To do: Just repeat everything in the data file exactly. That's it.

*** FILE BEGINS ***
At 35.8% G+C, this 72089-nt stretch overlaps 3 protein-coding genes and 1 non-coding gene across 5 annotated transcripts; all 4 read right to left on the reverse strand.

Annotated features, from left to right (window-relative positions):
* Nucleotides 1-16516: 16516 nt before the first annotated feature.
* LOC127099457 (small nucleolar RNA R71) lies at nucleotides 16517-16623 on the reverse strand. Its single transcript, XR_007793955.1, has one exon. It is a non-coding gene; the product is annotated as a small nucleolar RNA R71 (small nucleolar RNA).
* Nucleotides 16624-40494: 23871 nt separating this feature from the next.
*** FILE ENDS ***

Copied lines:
At 35.8% G+C, this 72089-nt stretch overlaps 3 protein-coding genes and 1 non-coding gene across 5 annotated transcripts; all 4 read right to left on the reverse strand.

Annotated features, from left to right (window-relative positions):
* Nucleotides 1-16516: 16516 nt before the first annotated feature.
* LOC127099457 (small nucleolar RNA R71) lies at nucleotides 16517-16623 on the reverse strand. Its single transcript, XR_007793955.1, has one exon. It is a non-coding gene; the product is annotated as a small nucleolar RNA R71 (small nucleolar RNA).
* Nucleotides 16624-40494: 23871 nt separating this feature from the next.